That has led to Australia moving from “also rans” to winners. It has produced a major increase in the percentage of Sevens players who progress onto Super 15 rugby, so it’s a key factor in elite player development. The Gold Coast tournament underwrites the costs for the Sevens programme in Australia.

This model should and could be copied by Ireland.

Taoiseach, at the heart of this is the IRFU’s non-participation in the IRB Sevens tournaments. Ireland is the only major rugby-playing nation that does not compete on the IRB World tour. If Ireland does not compete they cannot host a tournament.

We suffer the indignity of countries like Kenya, Portugal, and Russia performing, while Ireland does not even enter.

Countries around the world are using Sevens to recruit new players as well as opening rugby to more women. The physical aspects are very different to 15-a-side.

The Queensland Rugby Union ran a programme called “Try Rugby Sevens”. It was piloted in 112 schools with 12,322 participants. It is a new sport for a new audience. Taoiseach, for a moment think local health. What saving to the community is a healthier society, with potentially thousands participating in a new sport? The IRFU have said programme costs were the major factor in not participating. The figure of €I million has been stated as the price. I believe that to be a very high figure, but let’s run with it. Let me put the cost into perspective.

The IRFU have recently released a policy of reducing the number of overseas players in Irish rugby, a policy I have been advocating for several years.

Three high-profile, overseas players cost the IRFU approximately €1 million. Implementing the new policy will see approximately 10 overseas players depart, saving the IRFU well over €1 million. Also, hosting the Dublin tournament would cover costs for the IRFU Sevens programme, as does the Gold Coast programme in Australia. As your friend Mr Obama would say: “Do the math.”

The positive social outcomes, the increase in participation numbers and the financial figures are overwhelming. The IRB even pay for flights and accommodation at the events. That every other rugby-playing country participate in Sevens might suggest Ireland has got it wrong.

There is another reason to be supportive.

As Sevens is now an Olympic sport, Ireland has a real chance to win medals. The incredible pool of talent and athleticism of Irish women, educated in GAA games and combined with a coordinated Sevens programme, will see Irish women in a position to ‘medal’ at Olympics.

If we start now a medal at Rio is possible. This is not just my opinion, but one held by leading IRFU figures.

Taoiseach, how wonderful for our country would it be to see an Irish team medal at the Olympic Games? Can you imagine the ‘shot in the arm’ that would give? Yet we are not going to enter the Olympics in Sevens, we are not allowing possible champions to participate at any IRB level of the sport.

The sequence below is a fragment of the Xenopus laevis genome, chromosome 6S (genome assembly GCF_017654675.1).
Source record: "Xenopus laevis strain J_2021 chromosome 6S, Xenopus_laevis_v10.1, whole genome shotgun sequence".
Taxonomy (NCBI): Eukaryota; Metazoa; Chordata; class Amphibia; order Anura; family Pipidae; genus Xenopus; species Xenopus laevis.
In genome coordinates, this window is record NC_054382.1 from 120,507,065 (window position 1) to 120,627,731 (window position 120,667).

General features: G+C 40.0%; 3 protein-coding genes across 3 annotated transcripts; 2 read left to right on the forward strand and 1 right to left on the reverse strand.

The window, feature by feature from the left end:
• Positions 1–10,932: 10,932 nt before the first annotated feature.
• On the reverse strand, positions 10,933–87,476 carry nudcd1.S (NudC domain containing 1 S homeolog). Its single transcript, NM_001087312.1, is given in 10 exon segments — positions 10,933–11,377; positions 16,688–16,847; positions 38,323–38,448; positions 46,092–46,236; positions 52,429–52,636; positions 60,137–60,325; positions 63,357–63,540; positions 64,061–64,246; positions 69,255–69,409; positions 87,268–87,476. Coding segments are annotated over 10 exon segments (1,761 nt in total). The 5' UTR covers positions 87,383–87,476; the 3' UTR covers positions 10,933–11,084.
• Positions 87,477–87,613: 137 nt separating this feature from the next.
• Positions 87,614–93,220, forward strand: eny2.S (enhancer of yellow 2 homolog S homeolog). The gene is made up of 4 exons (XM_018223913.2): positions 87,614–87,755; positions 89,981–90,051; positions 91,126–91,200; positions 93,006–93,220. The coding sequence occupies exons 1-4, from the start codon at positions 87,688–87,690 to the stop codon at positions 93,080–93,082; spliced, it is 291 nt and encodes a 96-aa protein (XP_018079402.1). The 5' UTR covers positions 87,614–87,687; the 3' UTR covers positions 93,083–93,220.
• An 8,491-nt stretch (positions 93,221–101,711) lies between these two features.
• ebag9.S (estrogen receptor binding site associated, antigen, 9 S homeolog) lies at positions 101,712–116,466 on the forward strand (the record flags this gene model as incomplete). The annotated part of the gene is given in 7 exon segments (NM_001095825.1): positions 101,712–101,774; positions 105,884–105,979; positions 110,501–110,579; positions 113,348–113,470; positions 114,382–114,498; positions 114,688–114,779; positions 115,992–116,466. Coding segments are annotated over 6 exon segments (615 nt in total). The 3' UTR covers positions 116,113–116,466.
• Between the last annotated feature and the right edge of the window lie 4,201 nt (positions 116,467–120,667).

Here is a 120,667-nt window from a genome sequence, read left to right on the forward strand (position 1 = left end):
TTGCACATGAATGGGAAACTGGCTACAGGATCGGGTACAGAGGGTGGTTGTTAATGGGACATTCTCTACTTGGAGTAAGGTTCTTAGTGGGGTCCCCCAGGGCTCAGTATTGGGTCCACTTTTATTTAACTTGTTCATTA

This generation and the next, who have a real chance of success, are being denied the opportunity by the IRFU. Imagine the Irish Amateur Boxing Association denying Katie Taylor participation in international competition? I believe that non-participation is an internal IRFU political problem based on the participants’ declaration of country at the Olympics. Remember the IRFU represents the whole of Ireland.

Now, I coached in Ulster and will forever be indebted to people’s kindness and hospitality. I deeply enjoyed my time in Belfast.

Without being judgmental, it is not a certainty that Ulster players will declare for Ireland at an Olympics. That is the right of the players, not right or wrong but a reality.

Ulster players representing Ireland at the Olympics may not be acceptable to the Ulster representatives on the IRFU.

Under the Olympic agreement the Ulster players could play for Great Britain. That situation may not be acceptable for the IRFU members from the Republic.

This is a major political problem for the IRFU. While I empathise, the current policy has to end. Non-participation is an injustice to players. Part of the IRFU charter is to foster the game on this island. It is time officials realise the game is no longer just 15-a-side. By not participating the IRFU is not fulfilling its obligation under its own constitution.

It is time to change the policy. Rugby is a player’s game and the players must be allowed to play 15-a-side or seven-a-side.

Taoiseach, can you help? I am not very good at politics or diplomacy. They are not my strong point. To break this logjam requires a skill set which I do not possess.

Taoiseach, I respectfully ask you to stand up for our talented youth who have no voice. Please intervene to empower Irish athletes to show the world we can be winners. Like our 15-a-side teams have done, can you empower our talented youth and allow them to perform against the world, as equals as is their birth right, a right denied because of political manoeuvring.

Taoiseach please find a way, where I have failed.

Yours respectfully, Matthew Williams